“Where? What?” was the question being asked around the hotel. Out came the atlas and looking on the map around the southern part of Norway, close to where we would probably fly into and where most of the major cities are, nothing could be found!! So to the index we went [I guess this probably would have been the smart thing to do in the first place!] and located the city way up in the north and right in the middle of the rugged landscape that Norway is famous for. In fact it is 250 miles north of the Arctic Circle. Although I was going to work, this news made the trip sound increasingly like the trip of a lifetime; I would be going to a place that most people have never heard of, never mind planned to visit.
Specialty foods for the menu, as it was a British theme, were to include black pudding [blood pudding], cockie leekie soup [a chicken broth with shredded chicken, leeks and prunes], roast beef and Yorkshire pudding, roast leg of lamb, and sherry trifle, of which some ingredients had to be transported with us as they were just not available so far north!!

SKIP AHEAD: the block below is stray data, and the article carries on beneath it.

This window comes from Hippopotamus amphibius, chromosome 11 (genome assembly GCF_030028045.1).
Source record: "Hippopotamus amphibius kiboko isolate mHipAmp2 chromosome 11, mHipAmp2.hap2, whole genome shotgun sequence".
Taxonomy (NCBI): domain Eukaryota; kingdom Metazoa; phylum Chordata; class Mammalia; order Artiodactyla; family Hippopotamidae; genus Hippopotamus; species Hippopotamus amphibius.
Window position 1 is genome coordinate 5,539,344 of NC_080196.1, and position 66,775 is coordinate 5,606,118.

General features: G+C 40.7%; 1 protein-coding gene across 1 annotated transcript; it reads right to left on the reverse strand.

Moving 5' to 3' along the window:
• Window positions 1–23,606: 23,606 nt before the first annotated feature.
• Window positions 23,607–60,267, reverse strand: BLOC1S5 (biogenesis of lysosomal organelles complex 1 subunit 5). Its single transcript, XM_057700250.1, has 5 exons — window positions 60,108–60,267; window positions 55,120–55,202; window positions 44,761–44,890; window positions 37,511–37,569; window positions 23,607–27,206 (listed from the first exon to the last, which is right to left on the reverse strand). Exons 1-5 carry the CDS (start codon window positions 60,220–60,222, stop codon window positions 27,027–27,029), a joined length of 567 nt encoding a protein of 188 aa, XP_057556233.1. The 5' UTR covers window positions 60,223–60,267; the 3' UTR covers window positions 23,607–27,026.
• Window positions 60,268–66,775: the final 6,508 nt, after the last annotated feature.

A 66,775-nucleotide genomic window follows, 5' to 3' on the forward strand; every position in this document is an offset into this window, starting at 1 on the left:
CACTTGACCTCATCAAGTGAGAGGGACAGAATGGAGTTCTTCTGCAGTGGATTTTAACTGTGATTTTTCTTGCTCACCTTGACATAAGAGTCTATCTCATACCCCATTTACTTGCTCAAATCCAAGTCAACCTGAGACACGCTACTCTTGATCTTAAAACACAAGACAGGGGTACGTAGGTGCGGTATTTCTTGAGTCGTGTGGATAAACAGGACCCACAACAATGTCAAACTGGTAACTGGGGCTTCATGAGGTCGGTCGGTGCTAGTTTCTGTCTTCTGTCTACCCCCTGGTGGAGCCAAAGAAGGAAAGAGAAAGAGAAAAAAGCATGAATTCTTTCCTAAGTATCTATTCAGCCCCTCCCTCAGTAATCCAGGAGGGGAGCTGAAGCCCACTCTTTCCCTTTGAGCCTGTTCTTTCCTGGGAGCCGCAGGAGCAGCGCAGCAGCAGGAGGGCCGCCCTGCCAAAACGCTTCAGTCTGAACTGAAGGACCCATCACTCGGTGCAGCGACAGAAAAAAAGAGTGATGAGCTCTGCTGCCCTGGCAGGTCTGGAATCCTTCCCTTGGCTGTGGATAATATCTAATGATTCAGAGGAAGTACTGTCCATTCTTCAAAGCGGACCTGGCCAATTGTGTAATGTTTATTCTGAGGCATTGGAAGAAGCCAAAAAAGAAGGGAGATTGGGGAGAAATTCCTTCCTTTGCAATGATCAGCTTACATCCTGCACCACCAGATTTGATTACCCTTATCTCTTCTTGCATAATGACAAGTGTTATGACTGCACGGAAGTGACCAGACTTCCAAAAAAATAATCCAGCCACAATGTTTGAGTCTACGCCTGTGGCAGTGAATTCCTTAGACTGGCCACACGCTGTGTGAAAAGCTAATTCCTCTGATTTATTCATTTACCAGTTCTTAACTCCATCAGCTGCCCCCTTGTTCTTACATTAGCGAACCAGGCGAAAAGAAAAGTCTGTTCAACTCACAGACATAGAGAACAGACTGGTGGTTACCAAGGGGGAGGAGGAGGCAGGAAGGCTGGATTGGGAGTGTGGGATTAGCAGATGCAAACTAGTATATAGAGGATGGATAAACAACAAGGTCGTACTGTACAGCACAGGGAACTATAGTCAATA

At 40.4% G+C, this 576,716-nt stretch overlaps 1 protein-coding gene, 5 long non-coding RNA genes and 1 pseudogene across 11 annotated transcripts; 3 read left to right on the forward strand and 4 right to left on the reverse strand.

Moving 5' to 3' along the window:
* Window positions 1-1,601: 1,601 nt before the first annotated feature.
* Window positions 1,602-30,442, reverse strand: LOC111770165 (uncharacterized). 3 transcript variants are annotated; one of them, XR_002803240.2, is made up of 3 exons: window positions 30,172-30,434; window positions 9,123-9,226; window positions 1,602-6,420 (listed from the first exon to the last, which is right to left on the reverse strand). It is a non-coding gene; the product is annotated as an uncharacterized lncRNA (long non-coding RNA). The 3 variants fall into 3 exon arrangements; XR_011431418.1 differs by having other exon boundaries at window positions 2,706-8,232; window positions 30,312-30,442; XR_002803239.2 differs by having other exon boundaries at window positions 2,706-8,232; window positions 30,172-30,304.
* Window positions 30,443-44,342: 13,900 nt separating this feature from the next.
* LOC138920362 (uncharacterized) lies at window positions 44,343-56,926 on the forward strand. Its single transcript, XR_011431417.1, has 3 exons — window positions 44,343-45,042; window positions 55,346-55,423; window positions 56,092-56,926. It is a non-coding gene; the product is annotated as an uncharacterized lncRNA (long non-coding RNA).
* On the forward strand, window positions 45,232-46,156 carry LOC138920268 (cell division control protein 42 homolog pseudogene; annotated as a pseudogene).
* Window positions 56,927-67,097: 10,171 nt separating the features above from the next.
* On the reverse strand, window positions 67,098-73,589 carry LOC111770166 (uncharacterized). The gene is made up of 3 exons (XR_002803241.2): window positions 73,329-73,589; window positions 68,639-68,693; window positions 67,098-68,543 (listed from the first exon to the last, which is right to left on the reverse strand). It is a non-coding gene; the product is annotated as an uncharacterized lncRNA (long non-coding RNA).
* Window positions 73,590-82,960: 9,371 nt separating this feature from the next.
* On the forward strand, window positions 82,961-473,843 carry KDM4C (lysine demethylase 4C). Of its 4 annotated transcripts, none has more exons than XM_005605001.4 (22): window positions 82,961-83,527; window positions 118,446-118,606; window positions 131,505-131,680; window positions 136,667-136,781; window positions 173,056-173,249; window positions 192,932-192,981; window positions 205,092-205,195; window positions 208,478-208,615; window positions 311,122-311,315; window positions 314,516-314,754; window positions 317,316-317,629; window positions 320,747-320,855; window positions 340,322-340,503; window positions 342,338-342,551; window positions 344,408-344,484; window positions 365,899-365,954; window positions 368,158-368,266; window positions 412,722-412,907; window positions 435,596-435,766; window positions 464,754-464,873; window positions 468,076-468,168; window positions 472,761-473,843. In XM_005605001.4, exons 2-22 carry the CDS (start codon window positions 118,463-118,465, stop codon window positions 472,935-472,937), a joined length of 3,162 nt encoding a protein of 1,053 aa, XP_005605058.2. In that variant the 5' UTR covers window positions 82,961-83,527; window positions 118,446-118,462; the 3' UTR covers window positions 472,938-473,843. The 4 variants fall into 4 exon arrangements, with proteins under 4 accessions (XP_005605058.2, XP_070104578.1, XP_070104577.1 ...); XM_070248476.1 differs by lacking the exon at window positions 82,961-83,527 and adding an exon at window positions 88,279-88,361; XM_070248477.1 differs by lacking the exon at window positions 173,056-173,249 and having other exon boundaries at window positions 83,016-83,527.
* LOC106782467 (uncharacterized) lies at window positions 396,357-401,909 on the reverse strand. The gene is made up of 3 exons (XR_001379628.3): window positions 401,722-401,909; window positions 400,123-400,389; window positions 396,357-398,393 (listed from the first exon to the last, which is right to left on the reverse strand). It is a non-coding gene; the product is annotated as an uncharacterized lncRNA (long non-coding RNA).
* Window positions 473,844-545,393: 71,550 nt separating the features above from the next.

After flying from Newcastle to Stavanger, only a one hour flight, and staying over night, we caught the plane to Tromso the next morning. We then found out that this was a 5 hour flight [how far north were we really going??]. The plane was probably a 40 seater at most, and as you can imagine we felt every bump on the runway. We also found out that the reason why the flight was so long is this is really the “local bus service” [greyhound service] for the smaller cities and towns in the north, and is the only fast way to cover the long distances between towns, exacerbated by the rough terrain making roads very sparse.